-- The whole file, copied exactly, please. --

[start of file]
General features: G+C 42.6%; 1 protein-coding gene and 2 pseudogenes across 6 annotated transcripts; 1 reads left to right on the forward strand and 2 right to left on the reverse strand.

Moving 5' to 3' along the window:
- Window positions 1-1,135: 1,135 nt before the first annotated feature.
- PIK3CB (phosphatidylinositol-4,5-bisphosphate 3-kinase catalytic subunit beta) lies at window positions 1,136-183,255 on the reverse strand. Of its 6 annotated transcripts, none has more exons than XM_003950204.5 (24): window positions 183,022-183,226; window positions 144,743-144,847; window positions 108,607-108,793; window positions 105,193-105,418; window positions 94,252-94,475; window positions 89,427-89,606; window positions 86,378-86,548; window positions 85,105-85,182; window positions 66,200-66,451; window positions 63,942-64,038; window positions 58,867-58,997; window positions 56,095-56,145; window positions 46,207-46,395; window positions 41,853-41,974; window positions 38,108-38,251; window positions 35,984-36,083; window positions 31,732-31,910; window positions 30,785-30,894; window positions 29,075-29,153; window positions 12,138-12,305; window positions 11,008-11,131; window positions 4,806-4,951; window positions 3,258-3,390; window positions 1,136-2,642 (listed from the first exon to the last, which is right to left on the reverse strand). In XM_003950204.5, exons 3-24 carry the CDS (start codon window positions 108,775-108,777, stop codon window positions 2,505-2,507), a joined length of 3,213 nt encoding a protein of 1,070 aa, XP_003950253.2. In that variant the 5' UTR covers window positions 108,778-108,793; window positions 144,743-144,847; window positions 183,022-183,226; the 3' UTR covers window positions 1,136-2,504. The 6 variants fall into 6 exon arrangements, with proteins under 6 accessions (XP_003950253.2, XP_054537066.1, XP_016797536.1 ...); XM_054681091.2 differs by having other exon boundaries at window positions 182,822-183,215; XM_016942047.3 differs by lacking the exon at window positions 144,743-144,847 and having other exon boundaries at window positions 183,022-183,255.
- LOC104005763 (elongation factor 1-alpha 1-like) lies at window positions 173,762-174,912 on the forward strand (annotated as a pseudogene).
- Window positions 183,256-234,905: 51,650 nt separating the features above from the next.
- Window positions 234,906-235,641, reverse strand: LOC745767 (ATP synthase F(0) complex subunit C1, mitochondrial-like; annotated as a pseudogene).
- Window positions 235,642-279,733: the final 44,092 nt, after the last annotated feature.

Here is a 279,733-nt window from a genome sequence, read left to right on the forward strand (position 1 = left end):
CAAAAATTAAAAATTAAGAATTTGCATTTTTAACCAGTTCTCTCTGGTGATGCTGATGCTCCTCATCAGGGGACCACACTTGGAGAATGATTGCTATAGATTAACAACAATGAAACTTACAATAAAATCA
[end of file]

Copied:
General features: G+C 42.6%; 1 protein-coding gene and 2 pseudogenes across 6 annotated transcripts; 1 reads left to right on the forward strand and 2 right to left on the reverse strand.

Moving 5' to 3' along the window:
- Window positions 1-1,135: 1,135 nt before the first annotated feature.
- PIK3CB (phosphatidylinositol-4,5-bisphosphate 3-kinase catalytic subunit beta) lies at window positions 1,136-183,255 on the reverse strand. Of its 6 annotated transcripts, none has more exons than XM_003950204.5 (24): window positions 183,022-183,226; window positions 144,743-144,847; window positions 108,607-108,793; window positions 105,193-105,418; window positions 94,252-94,475; window positions 89,427-89,606; window positions 86,378-86,548; window positions 85,105-85,182; window positions 66,200-66,451; window positions 63,942-64,038; window positions 58,867-58,997; window positions 56,095-56,145; window positions 46,207-46,395; window positions 41,853-41,974; window positions 38,108-38,251; window positions 35,984-36,083; window positions 31,732-31,910; window positions 30,785-30,894; window positions 29,075-29,153; window positions 12,138-12,305; window positions 11,008-11,131; window positions 4,806-4,951; window positions 3,258-3,390; window positions 1,136-2,642 (listed from the first exon to the last, which is right to left on the reverse strand). In XM_003950204.5, exons 3-24 carry the CDS (start codon window positions 108,775-108,777, stop codon window positions 2,505-2,507), a joined length of 3,213 nt encoding a protein of 1,070 aa, XP_003950253.2. In that variant the 5' UTR covers window positions 108,778-108,793; window positions 144,743-144,847; window positions 183,022-183,226; the 3' UTR covers window positions 1,136-2,504. The 6 variants fall into 6 exon arrangements, with proteins under 6 accessions (XP_003950253.2, XP_054537066.1, XP_016797536.1 ...); XM_054681091.2 differs by having other exon boundaries at window positions 182,822-183,215; XM_016942047.3 differs by lacking the exon at window positions 144,743-144,847 and having other exon boundaries at window positions 183,022-183,255.
- LOC104005763 (elongation factor 1-alpha 1-like) lies at window positions 173,762-174,912 on the forward strand (annotated as a pseudogene).
- Window positions 183,256-234,905: 51,650 nt separating the features above from the next.
- Window positions 234,906-235,641, reverse strand: LOC745767 (ATP synthase F(0) complex subunit C1, mitochondrial-like; annotated as a pseudogene).
- Window positions 235,642-279,733: the final 44,092 nt, after the last annotated feature.

Here is a 279,733-nt window from a genome sequence, read left to right on the forward strand (position 1 = left end):
CAAAAATTAAAAATTAAGAATTTGCATTTTTAACCAGTTCTCTCTGGTGATGCTGATGCTCCTCATCAGGGGACCACACTTGGAGAATGATTGCTATAGATTAACAACAATGAAACTTACAATAAAATCA